Global government debt surged to nearly 100 percent of GDP during the global recession of 2020, as the COVID-19 pandemic triggered a collapse in output and governments provided unprecedented fiscal support. As the global economy recovers and fiscal support is withdrawn, a key question is whether government debt (relative to GDP) will stabilize and start to decrease. In a new study, we answer this question by analyzing the evolution of government debt after previous recessions.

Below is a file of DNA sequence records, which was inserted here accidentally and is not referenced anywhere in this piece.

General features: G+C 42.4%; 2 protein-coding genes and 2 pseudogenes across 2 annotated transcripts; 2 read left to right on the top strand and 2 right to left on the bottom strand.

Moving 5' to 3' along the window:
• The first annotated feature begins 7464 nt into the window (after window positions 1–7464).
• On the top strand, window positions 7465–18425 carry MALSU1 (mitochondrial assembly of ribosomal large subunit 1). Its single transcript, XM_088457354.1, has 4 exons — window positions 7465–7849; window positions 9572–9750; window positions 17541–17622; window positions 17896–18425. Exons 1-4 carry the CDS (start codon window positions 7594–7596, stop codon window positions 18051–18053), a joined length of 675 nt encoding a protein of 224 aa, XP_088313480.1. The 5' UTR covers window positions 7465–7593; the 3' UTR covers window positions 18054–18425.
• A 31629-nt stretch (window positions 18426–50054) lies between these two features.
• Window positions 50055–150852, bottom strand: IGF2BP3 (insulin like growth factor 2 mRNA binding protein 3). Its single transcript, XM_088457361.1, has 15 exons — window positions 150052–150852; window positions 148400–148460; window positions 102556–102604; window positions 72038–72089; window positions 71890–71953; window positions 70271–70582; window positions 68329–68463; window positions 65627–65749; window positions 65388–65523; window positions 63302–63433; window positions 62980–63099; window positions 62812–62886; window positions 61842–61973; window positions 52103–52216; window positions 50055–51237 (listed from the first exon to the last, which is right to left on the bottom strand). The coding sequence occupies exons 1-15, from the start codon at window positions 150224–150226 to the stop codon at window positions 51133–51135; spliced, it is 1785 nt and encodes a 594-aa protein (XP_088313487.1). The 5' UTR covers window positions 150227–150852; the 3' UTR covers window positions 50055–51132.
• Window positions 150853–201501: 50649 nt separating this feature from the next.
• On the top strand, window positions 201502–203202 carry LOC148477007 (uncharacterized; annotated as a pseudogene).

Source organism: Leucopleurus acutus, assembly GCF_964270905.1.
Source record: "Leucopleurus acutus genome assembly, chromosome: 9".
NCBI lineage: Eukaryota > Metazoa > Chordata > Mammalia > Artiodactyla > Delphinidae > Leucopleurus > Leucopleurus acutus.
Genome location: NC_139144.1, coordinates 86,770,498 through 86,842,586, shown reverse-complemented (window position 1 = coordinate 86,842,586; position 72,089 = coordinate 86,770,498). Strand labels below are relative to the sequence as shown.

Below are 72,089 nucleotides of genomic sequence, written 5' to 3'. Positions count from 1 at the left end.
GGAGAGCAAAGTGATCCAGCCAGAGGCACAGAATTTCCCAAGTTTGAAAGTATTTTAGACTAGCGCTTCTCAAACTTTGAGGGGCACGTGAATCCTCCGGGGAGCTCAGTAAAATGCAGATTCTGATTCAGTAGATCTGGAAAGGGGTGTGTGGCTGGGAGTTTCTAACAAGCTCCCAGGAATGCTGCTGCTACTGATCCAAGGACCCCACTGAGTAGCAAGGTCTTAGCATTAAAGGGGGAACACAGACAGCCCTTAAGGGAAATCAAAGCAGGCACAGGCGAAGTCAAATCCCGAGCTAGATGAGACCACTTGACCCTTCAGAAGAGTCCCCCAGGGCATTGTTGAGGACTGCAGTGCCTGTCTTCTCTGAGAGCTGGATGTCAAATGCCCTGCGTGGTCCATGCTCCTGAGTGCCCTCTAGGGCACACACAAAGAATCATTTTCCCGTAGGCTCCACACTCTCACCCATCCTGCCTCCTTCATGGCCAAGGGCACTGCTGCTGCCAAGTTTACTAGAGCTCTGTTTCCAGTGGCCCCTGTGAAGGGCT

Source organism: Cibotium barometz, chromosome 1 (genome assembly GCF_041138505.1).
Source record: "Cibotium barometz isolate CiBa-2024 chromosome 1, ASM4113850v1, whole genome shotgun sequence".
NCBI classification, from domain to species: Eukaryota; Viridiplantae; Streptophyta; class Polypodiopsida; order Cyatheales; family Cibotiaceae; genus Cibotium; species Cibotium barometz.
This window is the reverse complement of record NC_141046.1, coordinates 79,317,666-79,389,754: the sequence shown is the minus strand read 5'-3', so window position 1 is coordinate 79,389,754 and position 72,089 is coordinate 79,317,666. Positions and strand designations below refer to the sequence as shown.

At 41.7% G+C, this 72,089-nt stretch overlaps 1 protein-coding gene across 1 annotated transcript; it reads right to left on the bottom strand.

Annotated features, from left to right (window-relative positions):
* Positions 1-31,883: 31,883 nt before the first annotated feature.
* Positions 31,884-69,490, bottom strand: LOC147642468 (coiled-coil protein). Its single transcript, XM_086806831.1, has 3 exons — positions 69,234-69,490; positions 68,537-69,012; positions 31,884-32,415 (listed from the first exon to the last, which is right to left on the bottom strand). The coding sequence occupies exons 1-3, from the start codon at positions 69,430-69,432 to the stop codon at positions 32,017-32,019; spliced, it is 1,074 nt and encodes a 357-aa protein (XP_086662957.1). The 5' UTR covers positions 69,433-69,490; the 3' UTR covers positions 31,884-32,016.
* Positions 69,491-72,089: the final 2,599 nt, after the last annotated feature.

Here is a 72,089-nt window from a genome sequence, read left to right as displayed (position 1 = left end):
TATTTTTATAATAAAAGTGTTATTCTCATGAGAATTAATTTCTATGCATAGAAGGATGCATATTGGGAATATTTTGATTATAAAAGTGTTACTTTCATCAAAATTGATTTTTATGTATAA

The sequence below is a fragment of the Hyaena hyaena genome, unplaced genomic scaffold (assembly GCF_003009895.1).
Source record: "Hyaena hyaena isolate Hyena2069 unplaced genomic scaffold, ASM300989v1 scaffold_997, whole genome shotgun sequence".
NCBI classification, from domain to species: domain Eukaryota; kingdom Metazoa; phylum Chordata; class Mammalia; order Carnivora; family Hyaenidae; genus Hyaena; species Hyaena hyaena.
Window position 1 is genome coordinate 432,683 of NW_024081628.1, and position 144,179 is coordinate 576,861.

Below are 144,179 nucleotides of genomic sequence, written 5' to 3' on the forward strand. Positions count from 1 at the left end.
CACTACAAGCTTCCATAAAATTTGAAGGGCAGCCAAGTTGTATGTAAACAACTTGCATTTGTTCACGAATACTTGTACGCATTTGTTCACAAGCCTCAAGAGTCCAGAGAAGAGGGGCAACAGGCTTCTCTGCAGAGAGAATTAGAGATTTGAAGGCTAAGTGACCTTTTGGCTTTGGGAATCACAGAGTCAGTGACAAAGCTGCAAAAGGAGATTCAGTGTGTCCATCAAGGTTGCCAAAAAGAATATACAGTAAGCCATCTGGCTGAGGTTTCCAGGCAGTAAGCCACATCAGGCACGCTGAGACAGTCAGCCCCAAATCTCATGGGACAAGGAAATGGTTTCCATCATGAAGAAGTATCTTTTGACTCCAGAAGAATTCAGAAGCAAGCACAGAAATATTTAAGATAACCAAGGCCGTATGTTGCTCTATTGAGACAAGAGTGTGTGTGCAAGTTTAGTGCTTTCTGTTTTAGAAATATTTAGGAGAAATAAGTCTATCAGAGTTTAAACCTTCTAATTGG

Starting in 2010, a new wave of debt accumulation—the “fourth wave” of debt—had been underway in emerging market and developing economies (EMDEs, Figure 1). With the sharp increase in debt during the COVID-19 pandemic, the fourth wave of debt has turned into a tsunami and become even more dangerous. The tsunami of debt has amplified the difficulty of resolving debt not just because of record debt levels but also because of significant changes in the structure of debt markets.